Yamaha Outdoors Tips — Turkey Basics

You can use an ATV or SxS to scout and hunt away from the roads and other hunters.

You can use an ATV or SxS to scout and hunt away from the roads and other hunters.

By Bob Humphrey 

Today’s turkey hunters are fortunate there’s so much great information available with regard to turkey hunting tools, tactics and techniques.  However, I wonder if at times it might be too much of a good thing.  With so much often detailed and in-depth information it’s easy to get confused on what the right call or tactic is for a specific scenario.  If you find yourself in such a quandary your best bet might be to take a step back and look at the big picture, and the basics.
The recipe for success boils down to common sense. 


It’s not easy to do, but sometimes you’re better off leaving the low hanging fruit to others.  You’ve been watching a particular bird for weeks and finally have his routine down cold.  From the roadside you see him strutting in a big wheat field every morning.  So do all the other hunters who are just now starting their pre-season scouting; and you can bet there will be a crowd there come opening day.  More than likely someone will interfere with someone else, and everyone will leave without a bird.  You should have known better.  Focus your efforts elsewhere, on birds that aren’t so obvious or easy to find.  And try to locate several so that you have options should Plan A or Plan B fail to produce.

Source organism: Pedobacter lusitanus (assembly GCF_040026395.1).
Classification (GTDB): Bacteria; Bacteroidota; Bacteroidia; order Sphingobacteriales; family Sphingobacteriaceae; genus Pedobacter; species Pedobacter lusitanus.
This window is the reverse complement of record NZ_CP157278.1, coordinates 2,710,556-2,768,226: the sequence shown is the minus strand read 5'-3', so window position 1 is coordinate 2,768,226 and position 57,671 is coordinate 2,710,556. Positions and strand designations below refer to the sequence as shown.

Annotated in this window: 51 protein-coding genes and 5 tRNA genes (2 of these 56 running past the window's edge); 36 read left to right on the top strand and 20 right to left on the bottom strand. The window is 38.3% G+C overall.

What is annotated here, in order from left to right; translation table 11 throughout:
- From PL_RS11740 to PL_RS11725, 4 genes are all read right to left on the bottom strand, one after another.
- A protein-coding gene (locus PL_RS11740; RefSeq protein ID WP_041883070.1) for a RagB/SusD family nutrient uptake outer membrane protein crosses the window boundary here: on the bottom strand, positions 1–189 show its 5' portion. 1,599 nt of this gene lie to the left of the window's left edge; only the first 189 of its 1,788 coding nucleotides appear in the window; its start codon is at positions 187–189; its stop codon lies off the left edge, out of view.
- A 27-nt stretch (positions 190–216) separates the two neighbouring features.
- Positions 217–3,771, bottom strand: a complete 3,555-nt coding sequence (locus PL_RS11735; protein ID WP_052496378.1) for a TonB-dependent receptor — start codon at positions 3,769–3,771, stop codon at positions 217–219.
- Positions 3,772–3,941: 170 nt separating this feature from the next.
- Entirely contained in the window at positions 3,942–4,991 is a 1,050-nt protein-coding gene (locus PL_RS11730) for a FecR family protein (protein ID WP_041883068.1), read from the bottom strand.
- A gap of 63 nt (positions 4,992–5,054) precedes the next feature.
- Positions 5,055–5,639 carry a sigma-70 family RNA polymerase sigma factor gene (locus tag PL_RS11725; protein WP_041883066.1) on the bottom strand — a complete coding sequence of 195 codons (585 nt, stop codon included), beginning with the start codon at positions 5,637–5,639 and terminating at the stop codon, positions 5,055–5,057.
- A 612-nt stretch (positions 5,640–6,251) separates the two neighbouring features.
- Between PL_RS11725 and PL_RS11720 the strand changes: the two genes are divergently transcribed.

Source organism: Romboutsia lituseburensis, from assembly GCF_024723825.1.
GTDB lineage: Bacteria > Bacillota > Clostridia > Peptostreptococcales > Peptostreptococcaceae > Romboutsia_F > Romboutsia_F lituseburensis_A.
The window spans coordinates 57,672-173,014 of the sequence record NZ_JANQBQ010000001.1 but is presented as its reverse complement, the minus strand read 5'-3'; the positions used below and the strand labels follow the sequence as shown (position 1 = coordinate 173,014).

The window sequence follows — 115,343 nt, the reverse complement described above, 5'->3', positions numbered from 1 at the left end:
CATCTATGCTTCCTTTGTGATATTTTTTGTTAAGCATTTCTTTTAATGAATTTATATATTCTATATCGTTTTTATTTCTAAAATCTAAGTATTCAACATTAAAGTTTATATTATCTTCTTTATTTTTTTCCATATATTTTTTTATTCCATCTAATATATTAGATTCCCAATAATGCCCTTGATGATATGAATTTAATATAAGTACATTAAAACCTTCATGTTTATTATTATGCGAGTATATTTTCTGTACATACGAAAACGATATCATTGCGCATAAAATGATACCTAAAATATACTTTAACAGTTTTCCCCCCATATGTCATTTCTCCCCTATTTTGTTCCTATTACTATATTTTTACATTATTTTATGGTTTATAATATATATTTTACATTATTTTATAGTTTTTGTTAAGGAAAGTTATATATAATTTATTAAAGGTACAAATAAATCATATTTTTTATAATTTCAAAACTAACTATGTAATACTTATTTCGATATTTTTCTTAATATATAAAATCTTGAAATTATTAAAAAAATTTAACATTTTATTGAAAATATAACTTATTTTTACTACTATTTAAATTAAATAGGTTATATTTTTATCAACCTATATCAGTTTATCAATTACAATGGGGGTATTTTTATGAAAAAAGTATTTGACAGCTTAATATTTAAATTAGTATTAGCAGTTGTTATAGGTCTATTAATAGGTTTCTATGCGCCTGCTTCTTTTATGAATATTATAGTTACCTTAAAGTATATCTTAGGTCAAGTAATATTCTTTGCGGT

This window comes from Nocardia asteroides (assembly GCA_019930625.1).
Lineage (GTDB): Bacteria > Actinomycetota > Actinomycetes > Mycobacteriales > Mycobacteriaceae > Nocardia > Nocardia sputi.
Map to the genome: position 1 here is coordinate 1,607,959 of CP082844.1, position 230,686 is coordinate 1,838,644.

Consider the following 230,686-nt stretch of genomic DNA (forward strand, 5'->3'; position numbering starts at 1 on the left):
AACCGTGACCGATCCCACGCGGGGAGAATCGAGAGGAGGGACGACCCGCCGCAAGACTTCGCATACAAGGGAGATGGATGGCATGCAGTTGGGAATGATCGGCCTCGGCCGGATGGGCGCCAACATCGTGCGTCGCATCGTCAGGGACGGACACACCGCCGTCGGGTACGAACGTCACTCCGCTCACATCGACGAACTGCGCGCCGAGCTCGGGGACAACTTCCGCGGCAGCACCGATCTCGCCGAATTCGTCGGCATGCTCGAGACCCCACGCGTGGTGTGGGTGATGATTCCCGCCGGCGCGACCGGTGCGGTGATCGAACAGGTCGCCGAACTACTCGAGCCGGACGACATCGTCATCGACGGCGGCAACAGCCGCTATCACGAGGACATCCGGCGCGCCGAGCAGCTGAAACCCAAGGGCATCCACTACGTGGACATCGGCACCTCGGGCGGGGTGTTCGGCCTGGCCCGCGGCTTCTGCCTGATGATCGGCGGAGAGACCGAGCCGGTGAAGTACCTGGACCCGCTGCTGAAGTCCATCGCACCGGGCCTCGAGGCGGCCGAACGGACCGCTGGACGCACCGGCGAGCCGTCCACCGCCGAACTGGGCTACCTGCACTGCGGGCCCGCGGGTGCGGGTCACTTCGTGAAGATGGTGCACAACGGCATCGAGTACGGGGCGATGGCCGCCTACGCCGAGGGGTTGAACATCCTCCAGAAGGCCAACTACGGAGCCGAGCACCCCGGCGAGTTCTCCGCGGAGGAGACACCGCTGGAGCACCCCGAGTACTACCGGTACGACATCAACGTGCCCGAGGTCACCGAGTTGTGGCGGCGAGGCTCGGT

I don’t care how experienced you are, if there’s a turkey gobbling nearby and you have a call in your hands or your mouth, you will be tempted to use it.  One of the biggest mistakes novice turkey hunters make is calling too much.  The next biggest is not calling enough.  The trick is striking the right balance, but if you’re unsure, it’s always better to err on the side of caution.  You might lose a bird if you don’t call enough but you will lose one if you call too much.  Playing the odds I’ll take might over will any day. 


There’s no greater attribute a turkey hunter can have than patience.  If you’re waiting for a bird to arrive in a particular location and he’s late, wait.  Turkeys don’t wear watches. Maybe he got sidetracked, but if he’s a regular, he’ll be along sooner or later.  And if he isn’t, another bird might be drawn in by your conservative calling.  If you’re calling a gobbling bird and he suddenly goes quiet, wait.  They often do that when they commit.  Wait as long as you can and if you think you’ve waited long enough, you haven’t.  If you’re certain you’ve waited long enough, you still haven’t.